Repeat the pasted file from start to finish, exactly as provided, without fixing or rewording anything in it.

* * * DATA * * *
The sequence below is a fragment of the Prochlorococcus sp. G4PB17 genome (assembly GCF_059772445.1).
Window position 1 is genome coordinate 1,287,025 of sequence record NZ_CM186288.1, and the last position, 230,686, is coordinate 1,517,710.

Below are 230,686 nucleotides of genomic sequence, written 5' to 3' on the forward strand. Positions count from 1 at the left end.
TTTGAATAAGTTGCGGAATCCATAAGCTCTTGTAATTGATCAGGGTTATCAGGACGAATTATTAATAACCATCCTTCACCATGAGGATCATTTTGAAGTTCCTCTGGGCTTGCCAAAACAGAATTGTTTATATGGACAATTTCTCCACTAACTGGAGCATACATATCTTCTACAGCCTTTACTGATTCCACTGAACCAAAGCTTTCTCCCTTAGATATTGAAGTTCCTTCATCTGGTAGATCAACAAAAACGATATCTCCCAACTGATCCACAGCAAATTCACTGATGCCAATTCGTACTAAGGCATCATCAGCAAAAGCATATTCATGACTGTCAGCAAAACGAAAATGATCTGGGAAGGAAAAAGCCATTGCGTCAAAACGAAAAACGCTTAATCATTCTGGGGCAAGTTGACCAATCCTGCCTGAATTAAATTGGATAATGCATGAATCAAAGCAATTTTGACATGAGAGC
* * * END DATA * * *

The sequence below is a fragment of the Prochlorococcus sp. G4PB17 genome (assembly GCF_059772445.1).
Window position 1 is genome coordinate 1,287,025 of sequence record NZ_CM186288.1, and the last position, 230,686, is coordinate 1,517,710.

Below are 230,686 nucleotides of genomic sequence, written 5' to 3' on the forward strand. Positions count from 1 at the left end.
TTTGAATAAGTTGCGGAATCCATAAGCTCTTGTAATTGATCAGGGTTATCAGGACGAATTATTAATAACCATCCTTCACCATGAGGATCATTTTGAAGTTCCTCTGGGCTTGCCAAAACAGAATTGTTTATATGGACAATTTCTCCACTAACTGGAGCATACATATCTTCTACAGCCTTTACTGATTCCACTGAACCAAAGCTTTCTCCCTTAGATATTGAAGTTCCTTCATCTGGTAGATCAACAAAAACGATATCTCCCAACTGATCCACAGCAAATTCACTGATGCCAATTCGTACTAAGGCATCATCAGCAAAAGCATATTCATGACTGTCAGCAAAACGAAAATGATCTGGGAAGGAAAAAGCCATTGCGTCAAAACGAAAAACGCTTAATCATTCTGGGGCAAGTTGACCAATCCTGCCTGAATTAAATTGGATAATGCATGAATCAAAGCAATTTTGACATGAGAGC